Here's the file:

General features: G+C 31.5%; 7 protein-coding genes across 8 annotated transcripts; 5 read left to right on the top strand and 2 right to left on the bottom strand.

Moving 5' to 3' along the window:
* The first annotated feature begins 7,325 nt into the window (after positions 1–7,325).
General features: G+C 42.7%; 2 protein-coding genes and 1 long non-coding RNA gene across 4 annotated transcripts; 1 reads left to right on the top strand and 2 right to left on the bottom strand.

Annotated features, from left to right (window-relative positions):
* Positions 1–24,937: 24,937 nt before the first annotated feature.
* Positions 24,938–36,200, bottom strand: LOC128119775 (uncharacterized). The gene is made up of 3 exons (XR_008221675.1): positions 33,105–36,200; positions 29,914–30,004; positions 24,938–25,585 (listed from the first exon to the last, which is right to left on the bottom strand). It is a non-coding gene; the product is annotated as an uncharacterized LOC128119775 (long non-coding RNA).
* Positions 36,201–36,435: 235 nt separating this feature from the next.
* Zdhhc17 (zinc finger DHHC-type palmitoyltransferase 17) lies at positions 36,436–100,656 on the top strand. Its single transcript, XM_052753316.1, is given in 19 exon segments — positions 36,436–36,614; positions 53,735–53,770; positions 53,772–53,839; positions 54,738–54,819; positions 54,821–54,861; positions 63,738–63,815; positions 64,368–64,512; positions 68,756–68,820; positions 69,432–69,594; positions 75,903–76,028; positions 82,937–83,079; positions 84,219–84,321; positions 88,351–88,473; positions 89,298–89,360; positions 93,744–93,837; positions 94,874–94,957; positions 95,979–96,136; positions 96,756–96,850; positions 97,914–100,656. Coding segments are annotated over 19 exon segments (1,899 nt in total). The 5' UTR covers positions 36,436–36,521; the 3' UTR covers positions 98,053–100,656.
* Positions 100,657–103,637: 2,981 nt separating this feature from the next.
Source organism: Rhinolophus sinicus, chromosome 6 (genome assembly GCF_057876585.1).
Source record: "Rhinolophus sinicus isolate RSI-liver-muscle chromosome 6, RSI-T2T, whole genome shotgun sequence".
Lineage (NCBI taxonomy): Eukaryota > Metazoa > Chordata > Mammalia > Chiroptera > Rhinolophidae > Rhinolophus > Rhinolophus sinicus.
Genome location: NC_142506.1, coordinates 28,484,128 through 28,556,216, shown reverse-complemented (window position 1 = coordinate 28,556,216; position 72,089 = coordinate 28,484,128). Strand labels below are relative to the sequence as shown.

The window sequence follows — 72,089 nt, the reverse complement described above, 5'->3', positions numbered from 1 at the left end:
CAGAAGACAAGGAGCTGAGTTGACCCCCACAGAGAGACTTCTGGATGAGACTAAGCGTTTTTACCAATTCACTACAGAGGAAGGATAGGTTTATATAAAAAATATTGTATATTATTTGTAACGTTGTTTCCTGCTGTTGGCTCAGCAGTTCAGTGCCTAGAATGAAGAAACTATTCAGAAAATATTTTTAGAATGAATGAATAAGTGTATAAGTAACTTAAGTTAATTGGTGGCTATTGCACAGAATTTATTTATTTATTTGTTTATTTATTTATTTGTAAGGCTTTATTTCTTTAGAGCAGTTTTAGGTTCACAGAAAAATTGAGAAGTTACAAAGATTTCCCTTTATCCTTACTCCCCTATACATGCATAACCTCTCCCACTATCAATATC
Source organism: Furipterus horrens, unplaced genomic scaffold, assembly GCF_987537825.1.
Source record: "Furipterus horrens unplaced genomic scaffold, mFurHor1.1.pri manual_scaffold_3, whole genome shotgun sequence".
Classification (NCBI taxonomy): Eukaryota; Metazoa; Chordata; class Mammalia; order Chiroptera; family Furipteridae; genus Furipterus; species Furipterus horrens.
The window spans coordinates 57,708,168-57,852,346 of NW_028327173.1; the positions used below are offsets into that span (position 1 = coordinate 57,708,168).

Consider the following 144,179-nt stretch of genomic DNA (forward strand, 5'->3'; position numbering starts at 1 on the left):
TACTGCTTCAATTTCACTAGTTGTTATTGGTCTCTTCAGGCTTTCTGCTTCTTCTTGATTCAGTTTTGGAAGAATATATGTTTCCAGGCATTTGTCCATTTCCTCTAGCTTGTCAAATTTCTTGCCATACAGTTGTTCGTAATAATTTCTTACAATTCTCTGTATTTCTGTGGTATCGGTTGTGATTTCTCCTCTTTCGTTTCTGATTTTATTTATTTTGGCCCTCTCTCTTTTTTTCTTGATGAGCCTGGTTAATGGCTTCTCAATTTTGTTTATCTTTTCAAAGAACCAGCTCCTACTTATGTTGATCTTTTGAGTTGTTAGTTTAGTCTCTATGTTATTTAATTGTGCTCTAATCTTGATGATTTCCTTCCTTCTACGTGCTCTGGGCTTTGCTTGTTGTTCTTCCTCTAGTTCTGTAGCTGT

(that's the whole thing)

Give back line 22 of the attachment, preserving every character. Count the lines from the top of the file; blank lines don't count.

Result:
TACTGCTTCAATTTCACTAGTTGTTATTGGTCTCTTCAGGCTTTCTGCTTCTTCTTGATTCAGTTTTGGAAGAATATATGTTTCCAGGCATTTGTCCATTTCCTCTAGCTTGTCAAATTTCTTGCCATACAGTTGTTCGTAATAATTTCTTACAATTCTCTGTATTTCTGTGGTATCGGTTGTGATTTCTCCTCTTTCGTTTCTGATTTTATTTATTTTGGCCCTCTCTCTTTTTTTCTTGATGAGCCTGGTTAATGGCTTCTCAATTTTGTTTATCTTTTCAAAGAACCAGCTCCTACTTATGTTGATCTTTTGAGTTGTTAGTTTAGTCTCTATGTTATTTAATTGTGCTCTAATCTTGATGATTTCCTTCCTTCTACGTGCTCTGGGCTTTGCTTGTTGTTCTTCCTCTAGTTCTGTAGCTGT